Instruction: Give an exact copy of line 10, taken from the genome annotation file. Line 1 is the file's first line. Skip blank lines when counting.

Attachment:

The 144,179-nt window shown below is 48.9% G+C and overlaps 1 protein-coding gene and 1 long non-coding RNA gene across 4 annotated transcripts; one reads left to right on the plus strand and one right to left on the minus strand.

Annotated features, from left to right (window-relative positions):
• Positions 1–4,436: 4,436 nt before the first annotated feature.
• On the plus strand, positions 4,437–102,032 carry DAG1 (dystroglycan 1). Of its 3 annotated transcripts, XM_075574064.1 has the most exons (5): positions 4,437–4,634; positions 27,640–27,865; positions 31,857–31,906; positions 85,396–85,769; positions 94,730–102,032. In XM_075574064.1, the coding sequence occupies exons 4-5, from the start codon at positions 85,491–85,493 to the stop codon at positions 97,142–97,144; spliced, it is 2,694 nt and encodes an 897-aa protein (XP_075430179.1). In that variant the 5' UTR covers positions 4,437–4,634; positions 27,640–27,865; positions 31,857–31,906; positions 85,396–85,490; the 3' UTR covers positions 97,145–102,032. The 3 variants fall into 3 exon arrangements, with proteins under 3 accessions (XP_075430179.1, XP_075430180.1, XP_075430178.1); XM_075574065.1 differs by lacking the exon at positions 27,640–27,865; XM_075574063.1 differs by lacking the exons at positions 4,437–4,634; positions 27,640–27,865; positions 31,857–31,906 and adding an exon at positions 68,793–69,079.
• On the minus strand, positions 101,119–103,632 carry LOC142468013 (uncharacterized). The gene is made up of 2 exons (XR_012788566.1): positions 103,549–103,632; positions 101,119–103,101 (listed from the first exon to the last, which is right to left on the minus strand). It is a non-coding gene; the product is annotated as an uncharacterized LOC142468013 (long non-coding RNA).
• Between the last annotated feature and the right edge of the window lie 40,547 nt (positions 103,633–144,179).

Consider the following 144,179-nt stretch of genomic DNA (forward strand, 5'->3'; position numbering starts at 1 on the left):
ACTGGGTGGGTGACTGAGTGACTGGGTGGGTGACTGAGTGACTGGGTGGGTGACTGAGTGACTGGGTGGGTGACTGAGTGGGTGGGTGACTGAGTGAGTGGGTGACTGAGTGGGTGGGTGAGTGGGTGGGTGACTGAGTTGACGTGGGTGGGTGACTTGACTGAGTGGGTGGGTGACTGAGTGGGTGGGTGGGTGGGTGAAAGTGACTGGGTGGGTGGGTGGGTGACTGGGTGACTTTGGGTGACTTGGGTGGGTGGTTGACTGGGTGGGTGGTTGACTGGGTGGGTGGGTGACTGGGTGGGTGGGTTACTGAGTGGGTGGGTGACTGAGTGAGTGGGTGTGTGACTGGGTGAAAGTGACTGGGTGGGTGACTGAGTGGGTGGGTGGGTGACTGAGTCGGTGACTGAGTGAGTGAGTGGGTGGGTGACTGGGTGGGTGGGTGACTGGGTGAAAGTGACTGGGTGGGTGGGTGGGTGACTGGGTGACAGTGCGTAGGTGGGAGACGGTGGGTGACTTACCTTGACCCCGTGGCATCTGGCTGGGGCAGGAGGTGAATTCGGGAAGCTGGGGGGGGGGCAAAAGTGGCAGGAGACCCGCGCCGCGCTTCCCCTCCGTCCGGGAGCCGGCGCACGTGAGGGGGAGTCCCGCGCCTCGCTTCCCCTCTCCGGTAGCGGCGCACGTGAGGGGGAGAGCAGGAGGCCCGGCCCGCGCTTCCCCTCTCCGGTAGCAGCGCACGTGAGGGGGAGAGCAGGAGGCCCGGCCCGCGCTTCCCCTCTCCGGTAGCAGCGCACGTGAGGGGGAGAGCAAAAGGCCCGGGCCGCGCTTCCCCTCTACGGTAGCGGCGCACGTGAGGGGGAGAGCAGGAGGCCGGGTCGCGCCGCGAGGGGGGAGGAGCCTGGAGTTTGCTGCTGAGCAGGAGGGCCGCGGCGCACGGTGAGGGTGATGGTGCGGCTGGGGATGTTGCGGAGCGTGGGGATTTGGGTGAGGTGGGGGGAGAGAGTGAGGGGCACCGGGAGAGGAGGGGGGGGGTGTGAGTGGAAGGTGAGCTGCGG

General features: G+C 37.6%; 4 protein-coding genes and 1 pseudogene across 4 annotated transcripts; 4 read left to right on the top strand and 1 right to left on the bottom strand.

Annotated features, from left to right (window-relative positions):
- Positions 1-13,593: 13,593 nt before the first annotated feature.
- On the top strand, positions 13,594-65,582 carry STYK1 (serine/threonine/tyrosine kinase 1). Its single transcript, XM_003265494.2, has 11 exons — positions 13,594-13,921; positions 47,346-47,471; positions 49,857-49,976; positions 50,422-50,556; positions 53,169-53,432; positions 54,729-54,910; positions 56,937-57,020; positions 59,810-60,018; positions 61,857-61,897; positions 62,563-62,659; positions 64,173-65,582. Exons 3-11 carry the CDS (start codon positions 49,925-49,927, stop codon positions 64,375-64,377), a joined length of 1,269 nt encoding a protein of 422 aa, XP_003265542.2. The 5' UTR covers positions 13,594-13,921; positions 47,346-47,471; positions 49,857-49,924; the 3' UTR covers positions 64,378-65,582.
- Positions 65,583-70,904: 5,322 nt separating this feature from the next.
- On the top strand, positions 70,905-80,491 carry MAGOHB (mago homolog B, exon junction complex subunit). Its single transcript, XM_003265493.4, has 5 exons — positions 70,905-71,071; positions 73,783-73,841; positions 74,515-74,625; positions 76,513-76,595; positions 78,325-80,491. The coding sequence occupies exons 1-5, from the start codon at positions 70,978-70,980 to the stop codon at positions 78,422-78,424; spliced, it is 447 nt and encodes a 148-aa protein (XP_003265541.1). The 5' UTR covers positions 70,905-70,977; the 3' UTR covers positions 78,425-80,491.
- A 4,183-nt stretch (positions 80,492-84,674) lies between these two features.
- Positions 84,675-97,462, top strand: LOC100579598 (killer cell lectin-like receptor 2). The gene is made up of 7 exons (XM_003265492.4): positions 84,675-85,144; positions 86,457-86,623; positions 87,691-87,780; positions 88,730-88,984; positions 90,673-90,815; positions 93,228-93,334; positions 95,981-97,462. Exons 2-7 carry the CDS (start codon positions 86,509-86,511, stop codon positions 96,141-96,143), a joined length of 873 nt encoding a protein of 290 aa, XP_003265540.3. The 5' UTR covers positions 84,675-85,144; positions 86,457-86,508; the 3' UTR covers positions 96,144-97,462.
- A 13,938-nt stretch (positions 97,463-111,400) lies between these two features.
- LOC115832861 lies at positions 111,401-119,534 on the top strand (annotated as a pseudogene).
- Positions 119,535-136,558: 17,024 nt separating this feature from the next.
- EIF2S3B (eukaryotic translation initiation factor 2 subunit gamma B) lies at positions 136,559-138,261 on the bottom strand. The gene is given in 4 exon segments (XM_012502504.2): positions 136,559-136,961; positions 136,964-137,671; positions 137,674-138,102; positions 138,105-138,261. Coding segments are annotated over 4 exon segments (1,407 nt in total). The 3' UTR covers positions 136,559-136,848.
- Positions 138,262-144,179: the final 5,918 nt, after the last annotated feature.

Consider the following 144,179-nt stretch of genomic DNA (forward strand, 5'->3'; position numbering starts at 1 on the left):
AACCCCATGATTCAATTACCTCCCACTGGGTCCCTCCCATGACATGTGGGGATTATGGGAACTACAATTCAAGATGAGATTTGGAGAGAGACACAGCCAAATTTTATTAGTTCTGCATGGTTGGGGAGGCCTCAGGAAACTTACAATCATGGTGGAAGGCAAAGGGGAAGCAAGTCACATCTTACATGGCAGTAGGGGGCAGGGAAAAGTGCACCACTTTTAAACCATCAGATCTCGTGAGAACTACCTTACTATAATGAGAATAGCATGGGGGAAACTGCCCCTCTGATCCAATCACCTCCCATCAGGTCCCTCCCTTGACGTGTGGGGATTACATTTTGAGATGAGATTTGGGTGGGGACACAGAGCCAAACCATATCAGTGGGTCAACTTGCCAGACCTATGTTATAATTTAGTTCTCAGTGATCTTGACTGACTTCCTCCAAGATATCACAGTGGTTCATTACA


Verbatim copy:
Annotated features, from left to right (window-relative positions):